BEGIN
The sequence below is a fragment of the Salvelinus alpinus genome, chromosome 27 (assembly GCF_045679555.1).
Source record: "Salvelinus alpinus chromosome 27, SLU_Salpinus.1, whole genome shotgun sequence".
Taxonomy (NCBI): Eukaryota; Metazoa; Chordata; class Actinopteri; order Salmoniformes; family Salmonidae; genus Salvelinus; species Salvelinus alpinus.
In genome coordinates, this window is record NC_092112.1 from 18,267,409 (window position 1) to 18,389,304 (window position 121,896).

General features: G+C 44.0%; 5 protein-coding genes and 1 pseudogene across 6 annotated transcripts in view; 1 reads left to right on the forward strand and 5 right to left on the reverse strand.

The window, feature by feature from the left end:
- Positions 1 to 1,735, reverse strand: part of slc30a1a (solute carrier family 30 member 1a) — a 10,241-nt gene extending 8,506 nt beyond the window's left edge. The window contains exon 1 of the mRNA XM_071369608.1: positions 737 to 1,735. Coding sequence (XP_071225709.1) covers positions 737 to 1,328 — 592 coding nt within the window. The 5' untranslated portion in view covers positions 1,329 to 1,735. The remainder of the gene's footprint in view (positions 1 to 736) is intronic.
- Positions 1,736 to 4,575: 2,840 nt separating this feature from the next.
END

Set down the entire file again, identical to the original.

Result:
The sequence below is a fragment of the Salvelinus alpinus genome, chromosome 27 (assembly GCF_045679555.1).
Source record: "Salvelinus alpinus chromosome 27, SLU_Salpinus.1, whole genome shotgun sequence".
Taxonomy (NCBI): Eukaryota; Metazoa; Chordata; class Actinopteri; order Salmoniformes; family Salmonidae; genus Salvelinus; species Salvelinus alpinus.
In genome coordinates, this window is record NC_092112.1 from 18,267,409 (window position 1) to 18,389,304 (window position 121,896).

General features: G+C 44.0%; 5 protein-coding genes and 1 pseudogene across 6 annotated transcripts in view; 1 reads left to right on the forward strand and 5 right to left on the reverse strand.

The window, feature by feature from the left end:
- Positions 1 to 1,735, reverse strand: part of slc30a1a (solute carrier family 30 member 1a) — a 10,241-nt gene extending 8,506 nt beyond the window's left edge. The window contains exon 1 of the mRNA XM_071369608.1: positions 737 to 1,735. Coding sequence (XP_071225709.1) covers positions 737 to 1,328 — 592 coding nt within the window. The 5' untranslated portion in view covers positions 1,329 to 1,735. The remainder of the gene's footprint in view (positions 1 to 736) is intronic.
- Positions 1,736 to 4,575: 2,840 nt separating this feature from the next.